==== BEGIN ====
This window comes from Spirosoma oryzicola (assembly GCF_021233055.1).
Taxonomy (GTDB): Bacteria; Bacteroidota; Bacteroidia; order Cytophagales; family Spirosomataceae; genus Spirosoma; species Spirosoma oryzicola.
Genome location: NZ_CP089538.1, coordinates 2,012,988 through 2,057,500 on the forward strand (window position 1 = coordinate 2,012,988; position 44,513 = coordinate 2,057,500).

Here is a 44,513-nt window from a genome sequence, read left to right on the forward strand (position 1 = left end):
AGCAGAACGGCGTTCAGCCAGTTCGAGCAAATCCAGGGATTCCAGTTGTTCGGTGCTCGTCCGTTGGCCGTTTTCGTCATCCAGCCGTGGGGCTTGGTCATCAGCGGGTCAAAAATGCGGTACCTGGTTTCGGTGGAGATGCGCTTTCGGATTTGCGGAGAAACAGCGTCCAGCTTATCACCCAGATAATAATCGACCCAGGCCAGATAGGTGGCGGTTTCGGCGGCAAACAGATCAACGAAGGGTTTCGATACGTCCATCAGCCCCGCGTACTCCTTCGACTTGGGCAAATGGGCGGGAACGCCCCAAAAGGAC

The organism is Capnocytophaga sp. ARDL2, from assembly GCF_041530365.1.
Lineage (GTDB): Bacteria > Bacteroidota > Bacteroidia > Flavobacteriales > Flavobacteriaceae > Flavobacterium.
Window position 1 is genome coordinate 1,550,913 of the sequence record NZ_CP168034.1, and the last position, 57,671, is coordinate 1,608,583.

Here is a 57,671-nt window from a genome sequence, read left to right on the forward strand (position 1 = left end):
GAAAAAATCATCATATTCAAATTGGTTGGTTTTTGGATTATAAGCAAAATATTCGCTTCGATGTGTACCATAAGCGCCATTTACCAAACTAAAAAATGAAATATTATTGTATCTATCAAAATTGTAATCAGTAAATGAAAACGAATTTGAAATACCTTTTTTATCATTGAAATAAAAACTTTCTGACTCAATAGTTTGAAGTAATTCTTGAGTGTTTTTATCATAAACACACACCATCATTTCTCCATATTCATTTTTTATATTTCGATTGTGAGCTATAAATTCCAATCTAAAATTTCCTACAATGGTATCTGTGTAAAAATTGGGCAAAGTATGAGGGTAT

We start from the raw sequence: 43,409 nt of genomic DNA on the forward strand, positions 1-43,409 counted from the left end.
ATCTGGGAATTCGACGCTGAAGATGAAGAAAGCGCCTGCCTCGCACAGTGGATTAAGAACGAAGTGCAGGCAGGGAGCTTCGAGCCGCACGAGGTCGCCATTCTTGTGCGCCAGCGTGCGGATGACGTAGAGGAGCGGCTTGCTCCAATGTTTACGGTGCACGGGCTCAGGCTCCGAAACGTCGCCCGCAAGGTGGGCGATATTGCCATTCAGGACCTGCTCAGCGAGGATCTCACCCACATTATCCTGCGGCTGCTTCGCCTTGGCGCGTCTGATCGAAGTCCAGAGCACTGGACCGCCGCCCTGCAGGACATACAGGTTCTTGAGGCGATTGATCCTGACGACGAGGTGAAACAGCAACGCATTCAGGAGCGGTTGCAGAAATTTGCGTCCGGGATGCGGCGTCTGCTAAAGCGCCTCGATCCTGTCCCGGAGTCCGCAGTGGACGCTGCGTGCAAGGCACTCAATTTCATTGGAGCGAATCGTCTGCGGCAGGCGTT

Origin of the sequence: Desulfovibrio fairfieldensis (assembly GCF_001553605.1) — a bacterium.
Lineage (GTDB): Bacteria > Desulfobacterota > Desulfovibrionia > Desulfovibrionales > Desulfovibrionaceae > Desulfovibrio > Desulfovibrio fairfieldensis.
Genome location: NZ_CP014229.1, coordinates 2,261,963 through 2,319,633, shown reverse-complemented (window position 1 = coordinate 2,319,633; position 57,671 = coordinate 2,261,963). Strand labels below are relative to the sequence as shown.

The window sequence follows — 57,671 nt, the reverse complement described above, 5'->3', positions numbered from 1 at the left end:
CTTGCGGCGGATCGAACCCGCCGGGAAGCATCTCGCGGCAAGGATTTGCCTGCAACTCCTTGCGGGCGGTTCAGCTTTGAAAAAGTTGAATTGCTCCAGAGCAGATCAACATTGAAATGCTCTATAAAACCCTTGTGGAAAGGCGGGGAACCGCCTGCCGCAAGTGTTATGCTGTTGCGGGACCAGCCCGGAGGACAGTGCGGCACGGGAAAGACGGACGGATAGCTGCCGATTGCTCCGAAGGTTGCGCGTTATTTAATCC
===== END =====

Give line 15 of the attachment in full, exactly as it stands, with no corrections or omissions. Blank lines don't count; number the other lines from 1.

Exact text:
Genome location: NZ_CP014229.1, coordinates 2,261,963 through 2,319,633, shown reverse-complemented (window position 1 = coordinate 2,319,633; position 57,671 = coordinate 2,261,963). Strand labels below are relative to the sequence as shown.